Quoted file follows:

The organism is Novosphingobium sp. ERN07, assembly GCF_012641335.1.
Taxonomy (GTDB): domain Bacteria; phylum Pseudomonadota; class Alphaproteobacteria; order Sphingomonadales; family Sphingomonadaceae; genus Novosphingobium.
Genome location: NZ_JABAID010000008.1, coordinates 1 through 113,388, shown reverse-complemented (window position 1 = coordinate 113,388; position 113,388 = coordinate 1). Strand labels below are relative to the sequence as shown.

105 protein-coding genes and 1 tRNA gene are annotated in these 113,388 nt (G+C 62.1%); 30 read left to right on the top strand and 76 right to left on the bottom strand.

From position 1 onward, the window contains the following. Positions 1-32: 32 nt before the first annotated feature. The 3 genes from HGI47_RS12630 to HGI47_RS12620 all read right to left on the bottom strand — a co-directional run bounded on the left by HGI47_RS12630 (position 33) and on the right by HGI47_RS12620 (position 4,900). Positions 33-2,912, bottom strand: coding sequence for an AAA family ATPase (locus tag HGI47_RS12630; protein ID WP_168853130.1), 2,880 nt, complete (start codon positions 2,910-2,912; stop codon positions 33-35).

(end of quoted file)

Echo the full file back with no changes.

The organism is Novosphingobium sp. ERN07, assembly GCF_012641335.1.
Taxonomy (GTDB): domain Bacteria; phylum Pseudomonadota; class Alphaproteobacteria; order Sphingomonadales; family Sphingomonadaceae; genus Novosphingobium.
Genome location: NZ_JABAID010000008.1, coordinates 1 through 113,388, shown reverse-complemented (window position 1 = coordinate 113,388; position 113,388 = coordinate 1). Strand labels below are relative to the sequence as shown.

105 protein-coding genes and 1 tRNA gene are annotated in these 113,388 nt (G+C 62.1%); 30 read left to right on the top strand and 76 right to left on the bottom strand.

From position 1 onward, the window contains the following. Positions 1-32: 32 nt before the first annotated feature. The 3 genes from HGI47_RS12630 to HGI47_RS12620 all read right to left on the bottom strand — a co-directional run bounded on the left by HGI47_RS12630 (position 33) and on the right by HGI47_RS12620 (position 4,900). Positions 33-2,912, bottom strand: coding sequence for an AAA family ATPase (locus tag HGI47_RS12630; protein ID WP_168853130.1), 2,880 nt, complete (start codon positions 2,910-2,912; stop codon positions 33-35).